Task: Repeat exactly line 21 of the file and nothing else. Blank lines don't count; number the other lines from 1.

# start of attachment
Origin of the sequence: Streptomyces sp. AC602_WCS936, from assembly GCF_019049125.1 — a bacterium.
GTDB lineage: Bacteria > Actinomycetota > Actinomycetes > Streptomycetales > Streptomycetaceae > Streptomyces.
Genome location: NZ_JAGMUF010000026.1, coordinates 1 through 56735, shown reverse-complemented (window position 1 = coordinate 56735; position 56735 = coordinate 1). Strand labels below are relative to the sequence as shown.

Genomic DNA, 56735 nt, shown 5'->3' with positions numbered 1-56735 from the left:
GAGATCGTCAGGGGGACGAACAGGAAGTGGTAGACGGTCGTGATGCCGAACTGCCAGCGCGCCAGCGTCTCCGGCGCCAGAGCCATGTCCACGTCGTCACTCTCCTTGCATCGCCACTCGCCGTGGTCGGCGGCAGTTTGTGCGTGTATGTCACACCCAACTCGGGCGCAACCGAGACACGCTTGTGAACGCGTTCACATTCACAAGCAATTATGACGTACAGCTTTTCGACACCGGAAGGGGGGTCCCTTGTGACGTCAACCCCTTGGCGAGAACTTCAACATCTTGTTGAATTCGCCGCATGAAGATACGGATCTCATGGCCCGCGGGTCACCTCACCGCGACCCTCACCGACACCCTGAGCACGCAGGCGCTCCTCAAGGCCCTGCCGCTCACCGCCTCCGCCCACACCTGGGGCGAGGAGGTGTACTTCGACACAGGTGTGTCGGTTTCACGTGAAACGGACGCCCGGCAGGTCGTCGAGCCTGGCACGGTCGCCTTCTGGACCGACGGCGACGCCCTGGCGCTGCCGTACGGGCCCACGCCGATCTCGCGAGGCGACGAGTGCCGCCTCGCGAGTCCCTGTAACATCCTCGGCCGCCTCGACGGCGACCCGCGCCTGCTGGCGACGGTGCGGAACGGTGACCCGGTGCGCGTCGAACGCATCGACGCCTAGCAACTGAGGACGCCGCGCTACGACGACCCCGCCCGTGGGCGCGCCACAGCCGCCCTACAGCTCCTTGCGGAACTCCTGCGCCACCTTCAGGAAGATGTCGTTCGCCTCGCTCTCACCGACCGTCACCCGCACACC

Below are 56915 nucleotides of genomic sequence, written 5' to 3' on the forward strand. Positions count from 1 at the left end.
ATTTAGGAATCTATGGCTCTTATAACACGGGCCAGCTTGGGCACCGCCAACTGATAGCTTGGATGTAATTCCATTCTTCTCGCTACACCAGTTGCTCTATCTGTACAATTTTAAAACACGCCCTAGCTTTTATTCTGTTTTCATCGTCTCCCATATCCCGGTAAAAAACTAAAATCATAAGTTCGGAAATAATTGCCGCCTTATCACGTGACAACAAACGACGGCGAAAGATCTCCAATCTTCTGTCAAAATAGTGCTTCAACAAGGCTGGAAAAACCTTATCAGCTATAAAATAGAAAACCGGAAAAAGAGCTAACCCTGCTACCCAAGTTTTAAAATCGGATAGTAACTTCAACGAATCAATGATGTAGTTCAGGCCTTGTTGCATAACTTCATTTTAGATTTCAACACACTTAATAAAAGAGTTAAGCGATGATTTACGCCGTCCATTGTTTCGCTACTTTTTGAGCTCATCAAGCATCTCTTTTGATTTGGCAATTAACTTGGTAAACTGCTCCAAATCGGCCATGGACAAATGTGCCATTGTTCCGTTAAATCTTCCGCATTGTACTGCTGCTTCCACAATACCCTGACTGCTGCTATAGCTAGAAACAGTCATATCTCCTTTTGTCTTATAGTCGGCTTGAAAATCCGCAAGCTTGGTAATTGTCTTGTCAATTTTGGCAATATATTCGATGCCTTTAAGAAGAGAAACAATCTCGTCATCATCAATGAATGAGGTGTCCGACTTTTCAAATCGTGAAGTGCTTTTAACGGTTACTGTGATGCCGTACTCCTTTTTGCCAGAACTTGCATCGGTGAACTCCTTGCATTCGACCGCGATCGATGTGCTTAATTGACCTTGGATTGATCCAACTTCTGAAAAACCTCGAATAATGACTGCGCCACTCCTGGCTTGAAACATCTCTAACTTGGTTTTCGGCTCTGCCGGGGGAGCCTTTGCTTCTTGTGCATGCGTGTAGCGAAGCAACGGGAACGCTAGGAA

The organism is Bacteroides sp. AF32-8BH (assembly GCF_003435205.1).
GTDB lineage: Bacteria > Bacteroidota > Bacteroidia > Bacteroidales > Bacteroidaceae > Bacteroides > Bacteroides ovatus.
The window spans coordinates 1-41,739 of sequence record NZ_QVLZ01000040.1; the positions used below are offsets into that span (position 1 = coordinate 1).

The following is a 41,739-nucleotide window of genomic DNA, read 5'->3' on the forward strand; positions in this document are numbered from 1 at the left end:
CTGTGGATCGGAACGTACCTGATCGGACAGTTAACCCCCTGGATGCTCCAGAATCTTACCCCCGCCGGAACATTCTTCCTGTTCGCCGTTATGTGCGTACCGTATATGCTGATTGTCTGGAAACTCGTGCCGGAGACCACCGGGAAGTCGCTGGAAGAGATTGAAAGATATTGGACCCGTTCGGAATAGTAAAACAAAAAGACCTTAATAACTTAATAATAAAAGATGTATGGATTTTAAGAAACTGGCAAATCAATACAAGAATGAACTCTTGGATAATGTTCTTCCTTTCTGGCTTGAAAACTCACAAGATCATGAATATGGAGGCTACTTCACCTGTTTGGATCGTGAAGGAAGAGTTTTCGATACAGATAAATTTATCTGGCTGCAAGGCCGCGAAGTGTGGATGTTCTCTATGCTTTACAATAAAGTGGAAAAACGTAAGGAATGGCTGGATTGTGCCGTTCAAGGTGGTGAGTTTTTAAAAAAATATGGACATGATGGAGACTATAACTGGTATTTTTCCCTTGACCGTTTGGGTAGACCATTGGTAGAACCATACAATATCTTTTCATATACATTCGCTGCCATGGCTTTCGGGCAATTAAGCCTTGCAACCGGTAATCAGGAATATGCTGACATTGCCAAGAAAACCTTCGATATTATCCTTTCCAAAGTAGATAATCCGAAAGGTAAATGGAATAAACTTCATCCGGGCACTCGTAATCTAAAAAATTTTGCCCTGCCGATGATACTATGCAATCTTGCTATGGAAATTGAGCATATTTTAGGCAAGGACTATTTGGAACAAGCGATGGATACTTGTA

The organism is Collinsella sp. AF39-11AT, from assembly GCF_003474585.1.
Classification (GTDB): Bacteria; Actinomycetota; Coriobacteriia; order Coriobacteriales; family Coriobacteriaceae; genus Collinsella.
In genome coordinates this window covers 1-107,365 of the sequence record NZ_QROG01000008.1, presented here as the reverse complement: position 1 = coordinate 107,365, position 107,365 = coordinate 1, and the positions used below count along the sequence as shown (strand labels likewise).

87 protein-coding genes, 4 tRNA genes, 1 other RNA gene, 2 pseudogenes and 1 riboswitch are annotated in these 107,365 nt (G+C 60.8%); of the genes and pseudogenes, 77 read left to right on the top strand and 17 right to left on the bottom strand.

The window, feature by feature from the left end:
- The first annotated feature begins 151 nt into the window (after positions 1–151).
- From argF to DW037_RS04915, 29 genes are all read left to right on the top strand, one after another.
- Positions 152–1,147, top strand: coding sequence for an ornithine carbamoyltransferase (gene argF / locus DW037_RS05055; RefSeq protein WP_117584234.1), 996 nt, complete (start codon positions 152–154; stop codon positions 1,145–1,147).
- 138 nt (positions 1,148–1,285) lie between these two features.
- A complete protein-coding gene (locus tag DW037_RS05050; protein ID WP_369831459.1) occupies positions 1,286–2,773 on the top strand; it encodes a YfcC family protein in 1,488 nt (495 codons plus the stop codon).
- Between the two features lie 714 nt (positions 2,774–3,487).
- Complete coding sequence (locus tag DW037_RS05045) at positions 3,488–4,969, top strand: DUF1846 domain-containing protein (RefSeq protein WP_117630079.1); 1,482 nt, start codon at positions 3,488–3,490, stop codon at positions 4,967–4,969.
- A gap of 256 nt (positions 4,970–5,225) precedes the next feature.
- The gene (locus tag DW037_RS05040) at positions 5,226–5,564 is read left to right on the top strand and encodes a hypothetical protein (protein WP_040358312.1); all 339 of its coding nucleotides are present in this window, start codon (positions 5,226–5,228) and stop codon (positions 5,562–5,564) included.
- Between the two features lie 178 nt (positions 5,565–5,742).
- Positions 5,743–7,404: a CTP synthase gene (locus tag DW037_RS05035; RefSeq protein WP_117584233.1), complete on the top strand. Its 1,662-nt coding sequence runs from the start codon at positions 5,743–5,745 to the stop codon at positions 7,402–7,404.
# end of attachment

- 138 nt (positions 1,148–1,285) lie between these two features.